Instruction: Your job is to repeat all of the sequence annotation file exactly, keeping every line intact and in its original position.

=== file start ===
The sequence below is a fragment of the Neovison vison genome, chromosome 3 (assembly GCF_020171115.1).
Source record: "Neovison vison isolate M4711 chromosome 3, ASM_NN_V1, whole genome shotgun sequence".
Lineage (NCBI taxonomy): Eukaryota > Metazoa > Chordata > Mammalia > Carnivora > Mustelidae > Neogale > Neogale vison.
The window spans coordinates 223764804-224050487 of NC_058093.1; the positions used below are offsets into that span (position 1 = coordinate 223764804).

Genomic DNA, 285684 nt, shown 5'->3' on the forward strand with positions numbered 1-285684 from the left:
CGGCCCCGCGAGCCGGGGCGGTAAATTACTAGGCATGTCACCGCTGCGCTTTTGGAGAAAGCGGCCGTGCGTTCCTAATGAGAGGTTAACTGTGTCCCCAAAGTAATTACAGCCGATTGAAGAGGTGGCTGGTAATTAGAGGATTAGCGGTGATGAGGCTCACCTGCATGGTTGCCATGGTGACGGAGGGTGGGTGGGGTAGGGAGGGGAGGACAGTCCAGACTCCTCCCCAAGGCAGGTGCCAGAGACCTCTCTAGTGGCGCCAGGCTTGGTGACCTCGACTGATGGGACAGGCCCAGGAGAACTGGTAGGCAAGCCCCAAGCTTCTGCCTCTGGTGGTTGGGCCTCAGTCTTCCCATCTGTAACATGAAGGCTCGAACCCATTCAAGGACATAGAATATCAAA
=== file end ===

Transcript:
The sequence below is a fragment of the Neovison vison genome, chromosome 3 (assembly GCF_020171115.1).
Source record: "Neovison vison isolate M4711 chromosome 3, ASM_NN_V1, whole genome shotgun sequence".
Lineage (NCBI taxonomy): Eukaryota > Metazoa > Chordata > Mammalia > Carnivora > Mustelidae > Neogale > Neogale vison.
The window spans coordinates 223764804-224050487 of NC_058093.1; the positions used below are offsets into that span (position 1 = coordinate 223764804).

Genomic DNA, 285684 nt, shown 5'->3' on the forward strand with positions numbered 1-285684 from the left:
CGGCCCCGCGAGCCGGGGCGGTAAATTACTAGGCATGTCACCGCTGCGCTTTTGGAGAAAGCGGCCGTGCGTTCCTAATGAGAGGTTAACTGTGTCCCCAAAGTAATTACAGCCGATTGAAGAGGTGGCTGGTAATTAGAGGATTAGCGGTGATGAGGCTCACCTGCATGGTTGCCATGGTGACGGAGGGTGGGTGGGGTAGGGAGGGGAGGACAGTCCAGACTCCTCCCCAAGGCAGGTGCCAGAGACCTCTCTAGTGGCGCCAGGCTTGGTGACCTCGACTGATGGGACAGGCCCAGGAGAACTGGTAGGCAAGCCCCAAGCTTCTGCCTCTGGTGGTTGGGCCTCAGTCTTCCCATCTGTAACATGAAGGCTCGAACCCATTCAAGGACATAGAATATCAAA